Library therapy dog program helps kids

Clifton Park- Halfmoon Public Library Therapy Dog Program.Clifton Park- Halfmoon Public Library Therapy Dog Program.
Clifton Park- Halfmoon Public Library Therapy Dog Program.

Clifton Park- Halfmoon Public Library Therapy Dog Program.

BY Molly Congdon
Gazette Reporter
CLIFTON PARK — Dogs earned the title of man’s best friend for a reason.

They are loyal, comforting and loving. As pets, they cuddle up at your feet, protect your home and really become part of the family. Some help farmers by guarding their flocks. Others help their masters track and hunt. Studies have shown that canine companions increase the lifespan of elderly people, as these furry quadrupeds lift their spirits, give them a greater will to live and take away feelings of loneliness.

Specially trained dogs guide the blind thought the many obstacles of everyday life. Police utilize them to sniff out drugs and aid in rescues. Now, even college students are benefitting from therapy dogs visiting or being stationed as stress-busting employees on campus.

They truly are amazing creatures that are able to assist us in so many ways.

Therapy dogs can also serve as the perfect listeners for children who are learning and perfecting their reading capabilities. For the past seven years, the Clifton Park-Halfmoon Public Library has been hosting a program called Wagging Their Tails for Tales.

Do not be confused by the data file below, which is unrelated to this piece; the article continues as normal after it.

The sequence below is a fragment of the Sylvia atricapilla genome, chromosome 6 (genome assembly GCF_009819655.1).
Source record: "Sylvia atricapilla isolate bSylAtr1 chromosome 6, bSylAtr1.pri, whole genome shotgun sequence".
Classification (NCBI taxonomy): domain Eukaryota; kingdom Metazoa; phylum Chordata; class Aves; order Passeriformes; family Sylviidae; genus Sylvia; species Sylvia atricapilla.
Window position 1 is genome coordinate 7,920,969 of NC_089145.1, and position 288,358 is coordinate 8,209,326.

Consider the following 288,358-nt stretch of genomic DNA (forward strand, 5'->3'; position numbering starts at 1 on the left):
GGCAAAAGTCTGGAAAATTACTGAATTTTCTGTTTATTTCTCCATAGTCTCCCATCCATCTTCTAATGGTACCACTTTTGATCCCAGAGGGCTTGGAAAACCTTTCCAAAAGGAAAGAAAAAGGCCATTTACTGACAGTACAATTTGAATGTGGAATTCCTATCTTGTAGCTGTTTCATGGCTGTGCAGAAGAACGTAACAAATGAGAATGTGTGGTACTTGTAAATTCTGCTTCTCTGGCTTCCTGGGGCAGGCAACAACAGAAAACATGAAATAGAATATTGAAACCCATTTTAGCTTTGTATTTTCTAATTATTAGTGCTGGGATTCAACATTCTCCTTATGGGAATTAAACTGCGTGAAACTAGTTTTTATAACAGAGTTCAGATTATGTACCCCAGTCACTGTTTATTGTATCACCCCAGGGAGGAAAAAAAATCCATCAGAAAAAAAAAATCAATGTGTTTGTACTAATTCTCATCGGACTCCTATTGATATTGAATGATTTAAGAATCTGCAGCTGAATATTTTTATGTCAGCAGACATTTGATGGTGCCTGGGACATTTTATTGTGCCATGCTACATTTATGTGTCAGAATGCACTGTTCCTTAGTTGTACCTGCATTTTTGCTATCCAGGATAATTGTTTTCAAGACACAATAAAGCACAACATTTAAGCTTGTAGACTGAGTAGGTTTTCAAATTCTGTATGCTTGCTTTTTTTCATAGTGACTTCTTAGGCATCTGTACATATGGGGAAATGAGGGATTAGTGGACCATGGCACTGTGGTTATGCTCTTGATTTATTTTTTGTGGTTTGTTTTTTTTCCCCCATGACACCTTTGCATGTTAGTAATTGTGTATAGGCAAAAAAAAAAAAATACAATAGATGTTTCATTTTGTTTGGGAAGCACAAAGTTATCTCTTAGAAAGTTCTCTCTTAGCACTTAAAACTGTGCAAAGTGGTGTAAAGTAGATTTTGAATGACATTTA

Two or three times a month, the library gets a visit from a therapy dog certified through Therapy Dog International, a volunteer group founded in 1976 to provide qualified handlers and therapy dogs for visits to various institutions. A total of 14 dogs have participated.

The goal of the program is to help children gain more confidence in their reading abilities and improve their overall skills. In order to excel in any academic setting, reading and comprehension are key to success.

“It ties in with everything we try to do; reading opens the world to you,” Youth Services Librarian Marybeth Hassett Murphy said. “A dog is not going to tell you to speed up, slow down, you said that wrong; a dog is all accepting and just there, an absorbent sponge with anything that you give to them.”

Each child who participates signs up for a 15-minute slot. When it is their turn, they head into the Activities Room, book in hand, sit next to the therapy dog and its owner, and start to read a story in an environment free of pressure, stress or finger-pointing. It’s a judgment-free zone.

Prior to his second session, 7-year-old Colin Thompson brought one of his favorite books to read to Luna, a beautiful white Lab: Dr. Seuss’ “There’s a Wocket in my Pocket.” To him, the experience is all gravy. “I love dogs and I love reading,” he said with a smile before excitedly dashing inside as soon as his name was called.

After saying hello to Luna, he plopped down next to her and began to turn the pages, occasionally glancing into her wide eyes between sentences. Luna listened intently, her head resting on her paws.

The next therapy dog visit will be at 1 p.m. Saturday, March 28.